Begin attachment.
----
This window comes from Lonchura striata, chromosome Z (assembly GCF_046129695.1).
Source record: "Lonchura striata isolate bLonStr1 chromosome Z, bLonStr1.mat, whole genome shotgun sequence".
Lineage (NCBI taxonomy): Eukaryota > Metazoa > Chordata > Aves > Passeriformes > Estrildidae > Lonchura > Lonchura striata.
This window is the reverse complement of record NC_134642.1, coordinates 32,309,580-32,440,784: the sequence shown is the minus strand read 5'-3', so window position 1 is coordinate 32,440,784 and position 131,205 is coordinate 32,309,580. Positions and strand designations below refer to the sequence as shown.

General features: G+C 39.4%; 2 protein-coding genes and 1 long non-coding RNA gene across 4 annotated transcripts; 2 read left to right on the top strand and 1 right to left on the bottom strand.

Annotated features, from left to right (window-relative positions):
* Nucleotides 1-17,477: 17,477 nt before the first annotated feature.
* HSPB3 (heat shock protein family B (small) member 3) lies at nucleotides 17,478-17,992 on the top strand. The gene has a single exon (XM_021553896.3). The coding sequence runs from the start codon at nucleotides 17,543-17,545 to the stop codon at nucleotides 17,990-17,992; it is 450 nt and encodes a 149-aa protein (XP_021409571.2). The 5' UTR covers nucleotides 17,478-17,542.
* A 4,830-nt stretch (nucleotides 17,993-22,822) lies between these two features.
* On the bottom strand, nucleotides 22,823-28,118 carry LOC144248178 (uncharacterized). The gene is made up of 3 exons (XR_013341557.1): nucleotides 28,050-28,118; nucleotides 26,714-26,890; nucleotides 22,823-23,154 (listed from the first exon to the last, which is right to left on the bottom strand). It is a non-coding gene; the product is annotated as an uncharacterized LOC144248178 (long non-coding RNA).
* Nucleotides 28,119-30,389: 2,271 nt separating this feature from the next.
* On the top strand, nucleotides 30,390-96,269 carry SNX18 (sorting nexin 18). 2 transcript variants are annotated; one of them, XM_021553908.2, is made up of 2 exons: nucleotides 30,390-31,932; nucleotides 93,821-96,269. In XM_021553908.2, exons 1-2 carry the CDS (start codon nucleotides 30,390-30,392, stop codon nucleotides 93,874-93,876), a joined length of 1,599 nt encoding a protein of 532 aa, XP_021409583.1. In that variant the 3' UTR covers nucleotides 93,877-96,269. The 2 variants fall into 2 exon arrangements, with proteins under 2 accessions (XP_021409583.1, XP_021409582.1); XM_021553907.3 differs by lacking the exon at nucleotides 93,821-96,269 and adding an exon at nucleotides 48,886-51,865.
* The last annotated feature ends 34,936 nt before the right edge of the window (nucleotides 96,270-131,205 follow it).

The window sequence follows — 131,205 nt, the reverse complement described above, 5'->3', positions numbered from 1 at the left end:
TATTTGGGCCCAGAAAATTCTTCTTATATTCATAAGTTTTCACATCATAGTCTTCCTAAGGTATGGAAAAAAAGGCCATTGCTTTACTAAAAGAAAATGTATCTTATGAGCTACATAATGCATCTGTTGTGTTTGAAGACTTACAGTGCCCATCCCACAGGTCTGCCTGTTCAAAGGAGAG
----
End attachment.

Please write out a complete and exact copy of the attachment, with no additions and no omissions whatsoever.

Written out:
This window comes from Lonchura striata, chromosome Z (assembly GCF_046129695.1).
Source record: "Lonchura striata isolate bLonStr1 chromosome Z, bLonStr1.mat, whole genome shotgun sequence".
Lineage (NCBI taxonomy): Eukaryota > Metazoa > Chordata > Aves > Passeriformes > Estrildidae > Lonchura > Lonchura striata.
This window is the reverse complement of record NC_134642.1, coordinates 32,309,580-32,440,784: the sequence shown is the minus strand read 5'-3', so window position 1 is coordinate 32,440,784 and position 131,205 is coordinate 32,309,580. Positions and strand designations below refer to the sequence as shown.

General features: G+C 39.4%; 2 protein-coding genes and 1 long non-coding RNA gene across 4 annotated transcripts; 2 read left to right on the top strand and 1 right to left on the bottom strand.

Annotated features, from left to right (window-relative positions):
* Nucleotides 1-17,477: 17,477 nt before the first annotated feature.
* HSPB3 (heat shock protein family B (small) member 3) lies at nucleotides 17,478-17,992 on the top strand. The gene has a single exon (XM_021553896.3). The coding sequence runs from the start codon at nucleotides 17,543-17,545 to the stop codon at nucleotides 17,990-17,992; it is 450 nt and encodes a 149-aa protein (XP_021409571.2). The 5' UTR covers nucleotides 17,478-17,542.
* A 4,830-nt stretch (nucleotides 17,993-22,822) lies between these two features.
* On the bottom strand, nucleotides 22,823-28,118 carry LOC144248178 (uncharacterized). The gene is made up of 3 exons (XR_013341557.1): nucleotides 28,050-28,118; nucleotides 26,714-26,890; nucleotides 22,823-23,154 (listed from the first exon to the last, which is right to left on the bottom strand). It is a non-coding gene; the product is annotated as an uncharacterized LOC144248178 (long non-coding RNA).
* Nucleotides 28,119-30,389: 2,271 nt separating this feature from the next.
* On the top strand, nucleotides 30,390-96,269 carry SNX18 (sorting nexin 18). 2 transcript variants are annotated; one of them, XM_021553908.2, is made up of 2 exons: nucleotides 30,390-31,932; nucleotides 93,821-96,269. In XM_021553908.2, exons 1-2 carry the CDS (start codon nucleotides 30,390-30,392, stop codon nucleotides 93,874-93,876), a joined length of 1,599 nt encoding a protein of 532 aa, XP_021409583.1. In that variant the 3' UTR covers nucleotides 93,877-96,269. The 2 variants fall into 2 exon arrangements, with proteins under 2 accessions (XP_021409583.1, XP_021409582.1); XM_021553907.3 differs by lacking the exon at nucleotides 93,821-96,269 and adding an exon at nucleotides 48,886-51,865.
* The last annotated feature ends 34,936 nt before the right edge of the window (nucleotides 96,270-131,205 follow it).

The window sequence follows — 131,205 nt, the reverse complement described above, 5'->3', positions numbered from 1 at the left end:
TATTTGGGCCCAGAAAATTCTTCTTATATTCATAAGTTTTCACATCATAGTCTTCCTAAGGTATGGAAAAAAAGGCCATTGCTTTACTAAAAGAAAATGTATCTTATGAGCTACATAATGCATCTGTTGTGTTTGAAGACTTACAGTGCCCATCCCACAGGTCTGCCTGTTCAAAGGAGAG